Understanding Ozempic and its Risks in Hashimoto's Disease

In this blog, we will concentrate on Ozempic, a drug used to treat type 2 diabetes and weight loss, and its potential risks in patients with Hashimoto's disease. We will look into the mechanism of action of Ozempic, the nature of Hashimoto's disease, and the possible complications that may arise when these two intersect.
Greta Daniskova

Greta Daniskova

Greta is a BSc Biomedical Science student at the University of Westminster, London.

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What is Ozempic?

Ozempic contains the active ingredient semaglutide, uniquely approved for treating type 2 diabetes in adults as an injection under the skin (subcutaneous) in two formulations – as a once-weekly or once-monthly prescription. The active ingredient is an anti-diabetic agent or drug class named glucagon-like peptide-1 (GLP-1) receptor agonists [1, 2].

What does Ozempic do?

Ozempic slows digestion; it begins to act by mimicking the body’s hormone GLP-1, known for regulating a blood sugar spike. This drug reduces a patient’s energy after a meal, by increasing the amount of insulin their body produces as they digest, and reduces how much sugar is released into the blood as a result of food absorption. It also slows down gastric emptying, which appears to prevent a sharp spike in blood sugar after consuming a meal [3].

Aside from lowering blood sugar levels, the drug is also used to reduce the risk of heart attack and stroke in type 2 diabetics with heart disease [1].

Also, it makes you less hungry, which can result in weight loss – although it’s not officially approved for weight, it’s sometimes prescribed off-label for this purpose [2, 4].

What is Hashimoto's Disease?

Hashimoto’s disease (also known as Hashimoto’s thyroiditis), which causes the immune system to attack the thyroid, is a common cause of hypothyroidism. The thyroid gland, which lies in front of the windpipe, is responsible for releasing hormones that control the rate at which the body’s metabolism functions, its internal temperature, as well as muscle strength [5]. If your thyroid is damaged, it can affect the normal functioning of your metabolism. Symptoms include fatigue and constipation.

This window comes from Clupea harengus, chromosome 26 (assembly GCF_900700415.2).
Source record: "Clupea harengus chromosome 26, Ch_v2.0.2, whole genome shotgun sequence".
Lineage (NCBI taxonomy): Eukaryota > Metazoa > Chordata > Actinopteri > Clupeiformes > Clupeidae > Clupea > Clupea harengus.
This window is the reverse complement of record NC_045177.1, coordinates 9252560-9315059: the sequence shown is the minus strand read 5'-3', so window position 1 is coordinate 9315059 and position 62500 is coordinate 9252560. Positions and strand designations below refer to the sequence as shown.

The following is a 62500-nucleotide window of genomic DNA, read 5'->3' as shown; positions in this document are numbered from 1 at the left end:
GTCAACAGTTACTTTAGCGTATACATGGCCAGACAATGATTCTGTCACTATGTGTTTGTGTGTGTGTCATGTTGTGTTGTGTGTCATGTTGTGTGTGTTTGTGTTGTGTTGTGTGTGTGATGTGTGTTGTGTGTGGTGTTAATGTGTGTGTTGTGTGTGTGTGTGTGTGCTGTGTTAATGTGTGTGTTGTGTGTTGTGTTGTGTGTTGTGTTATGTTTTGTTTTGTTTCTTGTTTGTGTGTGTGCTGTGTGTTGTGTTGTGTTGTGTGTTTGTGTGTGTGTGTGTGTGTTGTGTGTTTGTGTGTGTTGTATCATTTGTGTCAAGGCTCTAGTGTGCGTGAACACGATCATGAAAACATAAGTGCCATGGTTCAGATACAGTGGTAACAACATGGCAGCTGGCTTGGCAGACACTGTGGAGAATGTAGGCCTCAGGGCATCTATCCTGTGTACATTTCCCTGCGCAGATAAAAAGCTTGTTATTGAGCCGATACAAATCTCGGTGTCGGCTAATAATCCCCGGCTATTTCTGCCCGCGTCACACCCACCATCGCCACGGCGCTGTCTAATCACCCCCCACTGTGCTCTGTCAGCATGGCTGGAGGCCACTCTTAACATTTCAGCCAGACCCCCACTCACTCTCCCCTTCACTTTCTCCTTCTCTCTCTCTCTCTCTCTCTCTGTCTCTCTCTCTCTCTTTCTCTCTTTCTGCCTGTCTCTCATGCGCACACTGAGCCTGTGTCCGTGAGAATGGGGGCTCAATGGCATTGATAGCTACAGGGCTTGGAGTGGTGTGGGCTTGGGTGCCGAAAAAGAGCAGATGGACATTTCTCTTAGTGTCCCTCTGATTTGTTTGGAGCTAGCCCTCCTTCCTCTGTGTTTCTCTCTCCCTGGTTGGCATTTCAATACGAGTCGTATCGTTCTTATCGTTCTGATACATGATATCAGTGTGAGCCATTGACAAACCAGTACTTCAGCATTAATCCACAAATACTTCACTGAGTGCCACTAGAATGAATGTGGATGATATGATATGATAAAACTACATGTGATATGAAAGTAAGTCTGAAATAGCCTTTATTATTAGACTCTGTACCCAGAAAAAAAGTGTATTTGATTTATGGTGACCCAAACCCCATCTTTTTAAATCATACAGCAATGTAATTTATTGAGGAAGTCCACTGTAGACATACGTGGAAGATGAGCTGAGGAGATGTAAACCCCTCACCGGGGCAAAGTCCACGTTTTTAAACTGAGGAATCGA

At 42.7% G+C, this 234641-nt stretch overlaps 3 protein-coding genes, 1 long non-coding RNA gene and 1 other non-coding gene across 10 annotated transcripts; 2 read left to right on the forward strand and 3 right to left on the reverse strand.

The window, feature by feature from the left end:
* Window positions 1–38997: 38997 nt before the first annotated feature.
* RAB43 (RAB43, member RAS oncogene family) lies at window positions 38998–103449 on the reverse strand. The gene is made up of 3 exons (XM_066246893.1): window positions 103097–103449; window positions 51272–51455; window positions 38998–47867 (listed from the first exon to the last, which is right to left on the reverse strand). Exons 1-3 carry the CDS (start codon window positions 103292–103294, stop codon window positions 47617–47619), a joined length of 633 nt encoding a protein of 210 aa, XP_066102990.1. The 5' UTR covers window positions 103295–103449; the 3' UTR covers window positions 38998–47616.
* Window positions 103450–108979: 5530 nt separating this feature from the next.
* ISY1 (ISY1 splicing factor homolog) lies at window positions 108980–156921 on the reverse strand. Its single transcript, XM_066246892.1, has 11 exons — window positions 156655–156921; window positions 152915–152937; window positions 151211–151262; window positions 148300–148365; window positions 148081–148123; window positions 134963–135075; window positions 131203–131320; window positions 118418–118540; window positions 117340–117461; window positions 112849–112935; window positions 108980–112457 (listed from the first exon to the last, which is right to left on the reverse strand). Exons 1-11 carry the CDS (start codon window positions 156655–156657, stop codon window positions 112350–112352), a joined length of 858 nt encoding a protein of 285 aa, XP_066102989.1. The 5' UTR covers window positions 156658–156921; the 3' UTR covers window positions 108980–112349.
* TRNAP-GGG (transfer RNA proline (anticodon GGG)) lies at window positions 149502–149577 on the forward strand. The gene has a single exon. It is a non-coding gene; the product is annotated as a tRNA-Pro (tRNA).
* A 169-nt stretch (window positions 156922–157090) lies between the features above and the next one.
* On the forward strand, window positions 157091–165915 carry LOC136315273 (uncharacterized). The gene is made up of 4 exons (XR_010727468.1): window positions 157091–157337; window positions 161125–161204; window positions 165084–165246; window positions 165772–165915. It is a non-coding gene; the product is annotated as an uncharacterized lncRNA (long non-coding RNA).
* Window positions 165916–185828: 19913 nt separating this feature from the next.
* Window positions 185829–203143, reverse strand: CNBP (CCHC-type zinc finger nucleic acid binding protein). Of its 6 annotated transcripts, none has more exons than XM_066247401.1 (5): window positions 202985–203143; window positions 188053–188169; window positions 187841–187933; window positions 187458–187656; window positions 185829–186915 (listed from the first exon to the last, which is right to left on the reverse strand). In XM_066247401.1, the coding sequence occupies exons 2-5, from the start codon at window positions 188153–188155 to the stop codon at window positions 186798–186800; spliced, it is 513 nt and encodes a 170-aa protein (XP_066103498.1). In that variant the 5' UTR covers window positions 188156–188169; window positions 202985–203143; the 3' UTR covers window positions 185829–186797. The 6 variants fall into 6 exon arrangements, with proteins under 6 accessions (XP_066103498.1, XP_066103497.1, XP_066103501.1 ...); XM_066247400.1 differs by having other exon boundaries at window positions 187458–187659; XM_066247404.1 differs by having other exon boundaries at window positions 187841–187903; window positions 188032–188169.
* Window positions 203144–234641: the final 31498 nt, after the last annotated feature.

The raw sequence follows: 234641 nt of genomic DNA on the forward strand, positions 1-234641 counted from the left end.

What Causes Hashimoto's Disease?

Hashimoto’s disease occurs from a combination of genetic and environmental factors. No specific environmental trigger has been identified, but genetic risk is well established based on twin studies with an almost 55% concordance between identical twins, in contrast to only 3% for nonidentical twins [6].

In genetically susceptible individuals, environmental triggers such as viral infections or exposure to some chemicals or drugs may kick off an immune-mediated attack against the thyroid gland [6]. In some animal models, Herpes simplex virus infections have been implicated in the development of several autoimmune disorders, including Hashimoto’s thyroiditis [7].

Furthermore, several dietary factors and deficiencies, such as iodine, selenium, vitamin D, and gluten, may heavily impact the development and management of Hashimoto's Disease [8].

Risks associated with Ozempic and Hashimoto's Disease

Ozempic, used to help treat type 2 diabetes and weight loss, carries a host of side effects and warnings that might be relevant to Hashimoto’s.

Near the top of the list of warnings for Ozempic is thyroid cancer. This risk was identified in animal studies, and while the FDA doesn’t know for sure if the drug raises thyroid cancer risk in people, the warning it gave for Ozempic is the most serious, known as a ‘black box’ warning. For a person with Hashimoto’s disease, where the immune system attacks the thyroid, the risk of thyroid complications may already be elevated [9, 10, 11, 3, 12].


Other possible side effects include developing kidney issues. Weight loss with Ozempic has led to new or worsening kidney disease and renal impairment, including some people requiring dialysis. Dehydration, including vomiting or diarrhoea – which are both risk factors for developing kidney disease – are noted as common side effects of Ozempic. Thus, for those with Hashimoto’s disease, and especially those with existing kidney issues, this is another reason to consider if Ozempic may be right for them [9, 12].

In addition, Ozempic carries a warning that it could constitute an allergy trigger in sensitive persons specifically those who are allergic to GLP-1 agonists, the drug class into which Ozempic belongs. If you’ve had an allergic reaction to Ozempic or any of its ingredients, you could have a severe allergic reaction to Ozempic [9, 12].


Keep in mind that these dangers are with Ozempic and do not have a specific link to Hashimoto’s disease, so patients with Hashimoto’s disease using Ozempic should have a thorough conversation with their healthcare provider to get a detailed insight prior to deciding whether or not to take the medication.

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Greta Daniskova

Greta Daniskova

Greta is a 2nd-year student currently pursuing her Bachelor's Degree in Biomedical Sciences at the University of Westminster in London. Currently, in her second year of undergraduate studies, she exhibits a keen interest in the dynamic field of healthcare. With a focus on understanding the intricacies of human biology and disease mechanisms, Greta is driven by a desire to contribute to advancements in medical research and patient care.